World T20 won't repeat mistakes of World Cup
Steve Elworthy, the ICC's tournament director, believes that the allure of international competition will enable the forthcoming World Twenty20 to rise above the fears of overkill that are currently circulating in English cricket, but warned that the ECB will have missed a trick if they fail to use the three-week event to attract a new audience to the game.
Speaking to Cricinfo on the eve of the tournament, Elworthy admitted that the game's administrators had learnt their lessons from the disastrous Caribbean World Cup in 2007, and were also mindful of overloading the calendar with too many marquee events. But regardless of the hype and glamour of the recently completed Indian Premier League, he insisted that tickets for the World Twenty20 were proving extremely popular in what he described as a "unique summer" for the ECB.
"The key point with any product is the exclusivity," said Elworthy. "You want people walking away at the end of a match wanting more, you want them to say: 'I can't wait for next season because I can't wait for the next Twenty20 competition'.
"[It's true that] there've been a couple of very big competitions in a fairly short space of time, but it'll settle down. It is a massive summer of cricket for the ECB, but it's a unique summer. It doesn't happen very often to get the Ashes and a world event in the same year and hosted by the same board."
Elworthy was appointed to his role by the ECB back in January, having successfully overseen the inaugural World Twenty20 in September 2007 in his native South Africa. That tournament was won in a thrilling final by India, who chose to return to the country to stage last month's IPL, when the competition was forced overseas by the unstable political climate in the subcontinent.
"The IPL is a fantastic domestic product and its success is widely recognised," said Elworthy. "But this is nation versus nation, and everything we are doing goes back to that pride of pulling on your shirt and representing your country. What's the hook when you're watching the match? It's the fact that you want your country to do well."
According to Elworthy, the ICC is still heeding the lessons learnt at the 2007 World Cup, which featured 47 matches in 51 days, unrealistic ticket prices and some grindingly dull cricket between ill-matched teams. The original World Twenty20 took place just six months on from that event, and was an unqualified success thanks largely to a rock-bottom pricing policy that opened the gates to a whole new audience.
"Twenty20 is deemed a development product," said Elworthy. "It is for attracting new markets and new spectators and fans, who will hopefully go on to play cricket and participate. You've got to be able to get to the youth market, because what you're trying to achieve is dictated to you by your ticket price."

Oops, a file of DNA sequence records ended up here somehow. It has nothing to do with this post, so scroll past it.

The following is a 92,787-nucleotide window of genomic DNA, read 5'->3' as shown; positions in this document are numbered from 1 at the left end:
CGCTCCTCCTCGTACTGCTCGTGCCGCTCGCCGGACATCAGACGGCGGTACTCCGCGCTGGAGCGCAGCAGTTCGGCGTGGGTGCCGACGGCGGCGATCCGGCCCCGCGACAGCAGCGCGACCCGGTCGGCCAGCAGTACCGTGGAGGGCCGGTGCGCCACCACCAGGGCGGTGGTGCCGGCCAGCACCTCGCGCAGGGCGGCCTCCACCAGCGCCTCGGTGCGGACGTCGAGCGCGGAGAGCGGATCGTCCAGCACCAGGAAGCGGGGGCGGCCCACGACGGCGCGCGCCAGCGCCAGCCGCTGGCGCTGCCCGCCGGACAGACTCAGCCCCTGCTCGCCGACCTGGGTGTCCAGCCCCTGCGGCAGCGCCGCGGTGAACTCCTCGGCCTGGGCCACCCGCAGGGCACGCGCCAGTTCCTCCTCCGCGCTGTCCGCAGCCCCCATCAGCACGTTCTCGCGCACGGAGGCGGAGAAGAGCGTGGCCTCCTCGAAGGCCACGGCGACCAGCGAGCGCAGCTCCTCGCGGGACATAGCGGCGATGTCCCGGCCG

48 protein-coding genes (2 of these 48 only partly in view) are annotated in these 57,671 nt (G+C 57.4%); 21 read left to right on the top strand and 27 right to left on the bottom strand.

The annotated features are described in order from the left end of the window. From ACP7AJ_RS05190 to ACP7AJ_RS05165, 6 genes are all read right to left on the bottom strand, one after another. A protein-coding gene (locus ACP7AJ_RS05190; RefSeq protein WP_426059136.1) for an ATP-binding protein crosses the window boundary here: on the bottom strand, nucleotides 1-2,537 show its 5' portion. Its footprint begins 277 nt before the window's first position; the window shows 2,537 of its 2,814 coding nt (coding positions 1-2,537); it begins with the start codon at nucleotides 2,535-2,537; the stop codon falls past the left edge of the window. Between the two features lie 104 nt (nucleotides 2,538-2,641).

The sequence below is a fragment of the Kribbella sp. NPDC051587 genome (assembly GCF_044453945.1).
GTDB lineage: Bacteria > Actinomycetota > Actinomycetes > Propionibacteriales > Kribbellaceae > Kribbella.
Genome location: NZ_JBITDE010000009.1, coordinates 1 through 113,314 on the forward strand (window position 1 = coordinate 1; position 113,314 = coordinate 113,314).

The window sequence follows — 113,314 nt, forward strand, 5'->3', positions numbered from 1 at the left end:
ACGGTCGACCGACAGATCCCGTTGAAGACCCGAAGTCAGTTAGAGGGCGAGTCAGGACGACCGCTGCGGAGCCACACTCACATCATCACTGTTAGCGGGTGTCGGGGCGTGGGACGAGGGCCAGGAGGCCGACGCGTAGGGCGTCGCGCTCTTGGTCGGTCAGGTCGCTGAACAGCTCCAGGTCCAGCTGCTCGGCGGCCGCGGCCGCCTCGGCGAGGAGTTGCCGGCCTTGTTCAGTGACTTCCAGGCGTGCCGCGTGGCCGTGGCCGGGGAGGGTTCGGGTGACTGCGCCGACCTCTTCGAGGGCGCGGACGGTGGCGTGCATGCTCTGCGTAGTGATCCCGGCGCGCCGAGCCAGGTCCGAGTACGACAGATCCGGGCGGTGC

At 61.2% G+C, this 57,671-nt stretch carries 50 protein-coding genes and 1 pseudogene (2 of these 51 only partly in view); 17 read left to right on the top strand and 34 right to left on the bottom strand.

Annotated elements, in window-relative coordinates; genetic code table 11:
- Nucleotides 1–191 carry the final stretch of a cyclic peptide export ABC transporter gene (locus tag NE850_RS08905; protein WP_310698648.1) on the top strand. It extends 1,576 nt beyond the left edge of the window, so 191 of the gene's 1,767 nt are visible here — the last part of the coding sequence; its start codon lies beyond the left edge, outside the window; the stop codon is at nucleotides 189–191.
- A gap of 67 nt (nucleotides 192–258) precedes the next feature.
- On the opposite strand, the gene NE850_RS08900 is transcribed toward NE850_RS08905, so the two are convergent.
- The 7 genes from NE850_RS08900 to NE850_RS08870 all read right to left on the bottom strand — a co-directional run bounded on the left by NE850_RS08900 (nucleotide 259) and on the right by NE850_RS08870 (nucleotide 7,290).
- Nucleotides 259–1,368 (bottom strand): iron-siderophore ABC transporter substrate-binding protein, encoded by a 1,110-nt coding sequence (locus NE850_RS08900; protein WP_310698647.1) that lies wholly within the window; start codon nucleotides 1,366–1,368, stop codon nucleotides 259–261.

Tickets for the 2007 event ranged from the equivalent of £1.50 for the opening rounds to a top-tier cost of £11 for the final, and even allowing for a stronger UK economy and the knowledge of the event's popularity, those prices are considerably lower than the ones on offer in 2009. This time around, adult tickets will range from £20 at Trent Bridge to £90 at Lord's, even though Under-16s will be able to watch the final for as little as a tenner.
"You can't have an elite ticket price and expect it to be attended by loads of families and kids," said Elworthy. "The structure of our ticket prices there was one of the key successes [of the 2007 tournament]."
While South Africa proved to be an outstanding venue for both the World Twenty20 and the IPL, England has a less auspicious track record when it comes to global cricket events. The last major tournament to be staged in the country was the 1999 World Cup, which was memorable for a fizzer of an opening ceremony and a poor showing from the host nation, who were ejected from the competition in the opening round.
Elworthy, however, is adamant that cricket fans in England will flock to the event, even though the Ashes remain the dominant attraction of the summer. "Twenty20 in this country is extremely popular," he said. "Our first set of ticket allocations went out just under a year ago, and over 100,000 tickets were sold out in 48 hours. There are still tickets available, but we expect 95-98% capacity at the key double-headers, and we are well on target in terms of our goals of over 80% attendance across the entire tournament."
"All the venues have been supportive," he added. "Our ticketing strategy didn't want to alienate the current markets and clientele that the venues have, but we wanted to reach new audiences and get new faces to the ground. All the dug-outs and DJ boxes and dance podiums, those have become part of the Twenty20 brand, and they'll be delivered at all these venues."
Andrew Miller is UK editor of Cricinfo